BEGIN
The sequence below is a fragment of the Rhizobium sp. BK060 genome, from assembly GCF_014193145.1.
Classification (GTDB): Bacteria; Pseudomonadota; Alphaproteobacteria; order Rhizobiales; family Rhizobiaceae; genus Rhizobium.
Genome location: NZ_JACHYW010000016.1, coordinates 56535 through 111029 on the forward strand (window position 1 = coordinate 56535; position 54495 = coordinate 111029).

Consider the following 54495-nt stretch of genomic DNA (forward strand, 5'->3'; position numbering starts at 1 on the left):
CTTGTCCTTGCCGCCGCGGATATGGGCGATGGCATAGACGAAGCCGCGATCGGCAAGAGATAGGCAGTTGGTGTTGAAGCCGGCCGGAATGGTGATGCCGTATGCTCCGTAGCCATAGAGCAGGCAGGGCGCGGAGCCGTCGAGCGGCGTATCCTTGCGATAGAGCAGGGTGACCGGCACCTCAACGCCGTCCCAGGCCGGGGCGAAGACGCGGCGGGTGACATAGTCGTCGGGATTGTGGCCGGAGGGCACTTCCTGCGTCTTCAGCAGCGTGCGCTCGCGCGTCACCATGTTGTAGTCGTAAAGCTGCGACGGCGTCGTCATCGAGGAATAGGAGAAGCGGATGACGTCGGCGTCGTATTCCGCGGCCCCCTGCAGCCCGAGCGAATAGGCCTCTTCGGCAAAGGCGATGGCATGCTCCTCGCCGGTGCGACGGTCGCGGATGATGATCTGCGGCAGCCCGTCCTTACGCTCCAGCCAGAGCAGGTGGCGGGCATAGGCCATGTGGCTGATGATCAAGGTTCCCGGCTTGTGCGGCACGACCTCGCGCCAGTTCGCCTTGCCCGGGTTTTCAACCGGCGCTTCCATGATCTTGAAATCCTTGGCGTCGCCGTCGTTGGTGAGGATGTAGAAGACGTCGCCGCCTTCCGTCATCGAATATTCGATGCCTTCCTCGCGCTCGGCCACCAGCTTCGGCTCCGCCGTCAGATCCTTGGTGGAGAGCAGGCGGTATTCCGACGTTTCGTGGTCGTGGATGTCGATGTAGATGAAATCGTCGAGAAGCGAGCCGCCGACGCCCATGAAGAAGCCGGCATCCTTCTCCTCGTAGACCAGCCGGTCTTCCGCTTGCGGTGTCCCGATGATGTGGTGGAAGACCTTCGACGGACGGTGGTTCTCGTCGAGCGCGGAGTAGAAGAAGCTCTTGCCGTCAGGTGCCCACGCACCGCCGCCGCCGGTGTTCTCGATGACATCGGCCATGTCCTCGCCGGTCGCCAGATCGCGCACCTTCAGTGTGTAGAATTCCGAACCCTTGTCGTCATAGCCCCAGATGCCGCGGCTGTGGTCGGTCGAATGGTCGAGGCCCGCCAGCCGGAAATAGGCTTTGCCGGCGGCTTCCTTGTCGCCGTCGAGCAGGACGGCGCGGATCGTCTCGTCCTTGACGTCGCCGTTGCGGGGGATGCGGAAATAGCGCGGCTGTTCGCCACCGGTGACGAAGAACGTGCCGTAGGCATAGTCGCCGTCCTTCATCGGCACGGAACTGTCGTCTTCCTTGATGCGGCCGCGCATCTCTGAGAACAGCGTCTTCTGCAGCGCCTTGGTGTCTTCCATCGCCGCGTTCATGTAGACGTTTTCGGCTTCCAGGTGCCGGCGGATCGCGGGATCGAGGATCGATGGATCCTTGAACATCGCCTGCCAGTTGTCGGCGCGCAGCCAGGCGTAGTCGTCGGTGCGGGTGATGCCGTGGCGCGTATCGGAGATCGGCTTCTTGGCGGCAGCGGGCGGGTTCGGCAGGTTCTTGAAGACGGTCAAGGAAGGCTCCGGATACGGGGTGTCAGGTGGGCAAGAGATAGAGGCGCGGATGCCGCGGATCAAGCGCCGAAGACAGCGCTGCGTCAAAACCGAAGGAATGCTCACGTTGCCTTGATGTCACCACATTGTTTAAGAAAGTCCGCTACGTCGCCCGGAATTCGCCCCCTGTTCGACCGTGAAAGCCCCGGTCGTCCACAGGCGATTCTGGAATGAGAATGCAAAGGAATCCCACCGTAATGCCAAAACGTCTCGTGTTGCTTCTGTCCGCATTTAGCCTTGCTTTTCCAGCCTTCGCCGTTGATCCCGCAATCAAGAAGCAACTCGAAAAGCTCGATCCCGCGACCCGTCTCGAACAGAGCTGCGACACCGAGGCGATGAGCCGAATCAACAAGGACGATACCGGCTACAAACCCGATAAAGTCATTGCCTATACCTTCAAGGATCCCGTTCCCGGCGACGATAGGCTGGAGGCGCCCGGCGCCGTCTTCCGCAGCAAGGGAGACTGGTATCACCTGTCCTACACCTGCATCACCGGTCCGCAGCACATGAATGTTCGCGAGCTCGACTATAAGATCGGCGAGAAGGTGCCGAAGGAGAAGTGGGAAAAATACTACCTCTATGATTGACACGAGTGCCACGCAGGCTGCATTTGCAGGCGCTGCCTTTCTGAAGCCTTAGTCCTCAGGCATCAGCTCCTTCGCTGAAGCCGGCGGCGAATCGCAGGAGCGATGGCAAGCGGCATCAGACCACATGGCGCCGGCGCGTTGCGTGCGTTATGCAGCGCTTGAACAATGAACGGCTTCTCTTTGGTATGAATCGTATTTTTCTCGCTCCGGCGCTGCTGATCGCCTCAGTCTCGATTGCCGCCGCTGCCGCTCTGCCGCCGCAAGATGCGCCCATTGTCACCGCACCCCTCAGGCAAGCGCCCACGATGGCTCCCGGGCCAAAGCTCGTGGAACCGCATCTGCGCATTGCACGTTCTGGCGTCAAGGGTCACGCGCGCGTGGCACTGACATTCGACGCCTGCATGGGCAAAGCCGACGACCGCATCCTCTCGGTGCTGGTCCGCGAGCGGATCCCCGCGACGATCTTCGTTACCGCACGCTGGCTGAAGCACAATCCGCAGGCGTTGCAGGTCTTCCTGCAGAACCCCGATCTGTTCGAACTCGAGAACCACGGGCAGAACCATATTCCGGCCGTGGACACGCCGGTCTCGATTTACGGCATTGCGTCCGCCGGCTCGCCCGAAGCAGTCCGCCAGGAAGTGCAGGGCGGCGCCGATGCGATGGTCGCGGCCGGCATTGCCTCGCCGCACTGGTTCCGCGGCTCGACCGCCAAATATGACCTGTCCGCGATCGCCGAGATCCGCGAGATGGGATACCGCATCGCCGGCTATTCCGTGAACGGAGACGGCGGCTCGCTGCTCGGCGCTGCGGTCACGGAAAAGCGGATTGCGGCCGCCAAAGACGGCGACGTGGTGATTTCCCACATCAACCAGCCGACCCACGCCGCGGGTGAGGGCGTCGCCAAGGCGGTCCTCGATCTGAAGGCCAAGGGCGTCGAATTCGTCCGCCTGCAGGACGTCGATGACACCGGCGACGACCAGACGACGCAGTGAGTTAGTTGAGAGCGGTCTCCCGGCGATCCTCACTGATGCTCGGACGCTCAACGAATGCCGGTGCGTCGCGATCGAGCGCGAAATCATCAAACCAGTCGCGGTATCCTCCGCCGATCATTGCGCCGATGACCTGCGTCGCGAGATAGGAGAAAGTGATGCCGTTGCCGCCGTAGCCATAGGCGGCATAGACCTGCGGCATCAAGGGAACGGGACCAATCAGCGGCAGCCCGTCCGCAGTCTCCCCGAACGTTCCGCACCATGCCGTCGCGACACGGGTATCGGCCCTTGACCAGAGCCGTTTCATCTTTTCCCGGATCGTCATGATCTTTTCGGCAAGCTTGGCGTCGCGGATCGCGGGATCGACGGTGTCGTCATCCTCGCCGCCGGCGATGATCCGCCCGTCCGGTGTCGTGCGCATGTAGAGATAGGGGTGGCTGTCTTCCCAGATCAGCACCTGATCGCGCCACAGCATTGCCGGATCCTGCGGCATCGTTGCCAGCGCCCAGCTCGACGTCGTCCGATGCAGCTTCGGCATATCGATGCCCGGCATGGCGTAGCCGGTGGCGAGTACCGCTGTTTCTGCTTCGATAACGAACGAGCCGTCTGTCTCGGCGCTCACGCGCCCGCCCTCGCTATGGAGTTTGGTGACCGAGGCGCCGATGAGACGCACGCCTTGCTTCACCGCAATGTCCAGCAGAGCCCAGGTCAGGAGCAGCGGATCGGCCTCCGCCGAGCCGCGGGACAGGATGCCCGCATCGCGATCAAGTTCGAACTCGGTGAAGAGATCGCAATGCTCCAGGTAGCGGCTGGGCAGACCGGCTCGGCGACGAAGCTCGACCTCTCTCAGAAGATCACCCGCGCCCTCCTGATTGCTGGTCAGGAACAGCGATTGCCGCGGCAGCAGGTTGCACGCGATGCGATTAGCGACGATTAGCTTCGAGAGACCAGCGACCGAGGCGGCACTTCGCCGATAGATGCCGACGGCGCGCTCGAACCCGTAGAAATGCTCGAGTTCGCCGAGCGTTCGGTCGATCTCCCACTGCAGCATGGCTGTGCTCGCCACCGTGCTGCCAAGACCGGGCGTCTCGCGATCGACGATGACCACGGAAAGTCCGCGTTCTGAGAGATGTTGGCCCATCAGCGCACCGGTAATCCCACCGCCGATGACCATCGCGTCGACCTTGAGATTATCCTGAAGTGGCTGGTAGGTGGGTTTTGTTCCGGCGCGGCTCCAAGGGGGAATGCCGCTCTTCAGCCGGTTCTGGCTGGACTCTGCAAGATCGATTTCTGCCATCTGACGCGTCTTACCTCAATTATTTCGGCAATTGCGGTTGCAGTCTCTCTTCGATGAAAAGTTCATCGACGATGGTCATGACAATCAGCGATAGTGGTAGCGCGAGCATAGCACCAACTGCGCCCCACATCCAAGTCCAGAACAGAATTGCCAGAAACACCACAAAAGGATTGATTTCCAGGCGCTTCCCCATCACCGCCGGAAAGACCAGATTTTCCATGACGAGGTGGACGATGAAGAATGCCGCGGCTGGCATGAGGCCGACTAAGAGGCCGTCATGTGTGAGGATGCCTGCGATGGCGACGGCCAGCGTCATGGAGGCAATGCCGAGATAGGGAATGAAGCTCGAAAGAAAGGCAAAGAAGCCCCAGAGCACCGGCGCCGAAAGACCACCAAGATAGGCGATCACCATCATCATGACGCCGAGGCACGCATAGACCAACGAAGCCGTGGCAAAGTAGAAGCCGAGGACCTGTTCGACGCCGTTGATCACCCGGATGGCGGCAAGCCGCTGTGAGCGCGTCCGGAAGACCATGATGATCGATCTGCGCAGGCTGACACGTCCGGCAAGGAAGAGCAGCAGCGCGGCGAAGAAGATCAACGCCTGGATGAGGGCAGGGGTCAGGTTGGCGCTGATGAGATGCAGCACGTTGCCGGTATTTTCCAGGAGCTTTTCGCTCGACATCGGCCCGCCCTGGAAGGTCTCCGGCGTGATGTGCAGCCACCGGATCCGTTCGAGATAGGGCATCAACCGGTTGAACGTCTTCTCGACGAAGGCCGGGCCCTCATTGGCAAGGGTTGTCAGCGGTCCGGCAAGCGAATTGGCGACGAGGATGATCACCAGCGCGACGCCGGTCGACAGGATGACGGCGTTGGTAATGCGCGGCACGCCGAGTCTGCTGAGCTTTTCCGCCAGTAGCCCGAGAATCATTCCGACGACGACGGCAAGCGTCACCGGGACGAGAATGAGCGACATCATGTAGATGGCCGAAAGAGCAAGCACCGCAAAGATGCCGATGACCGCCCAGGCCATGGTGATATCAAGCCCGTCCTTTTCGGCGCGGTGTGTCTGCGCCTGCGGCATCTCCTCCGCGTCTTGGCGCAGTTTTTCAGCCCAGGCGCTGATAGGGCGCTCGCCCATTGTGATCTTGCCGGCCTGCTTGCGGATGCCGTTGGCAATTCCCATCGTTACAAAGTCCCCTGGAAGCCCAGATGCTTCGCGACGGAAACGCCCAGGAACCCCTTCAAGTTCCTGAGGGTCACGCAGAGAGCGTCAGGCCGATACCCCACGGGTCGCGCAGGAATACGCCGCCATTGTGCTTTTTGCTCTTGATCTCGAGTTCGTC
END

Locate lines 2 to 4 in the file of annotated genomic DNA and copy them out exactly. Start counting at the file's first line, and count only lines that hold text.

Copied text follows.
Classification (GTDB): Bacteria; Pseudomonadota; Alphaproteobacteria; order Rhizobiales; family Rhizobiaceae; genus Rhizobium.
Genome location: NZ_JACHYW010000016.1, coordinates 56535 through 111029 on the forward strand (window position 1 = coordinate 56535; position 54495 = coordinate 111029).

Consider the following 54495-nt stretch of genomic DNA (forward strand, 5'->3'; position numbering starts at 1 on the left):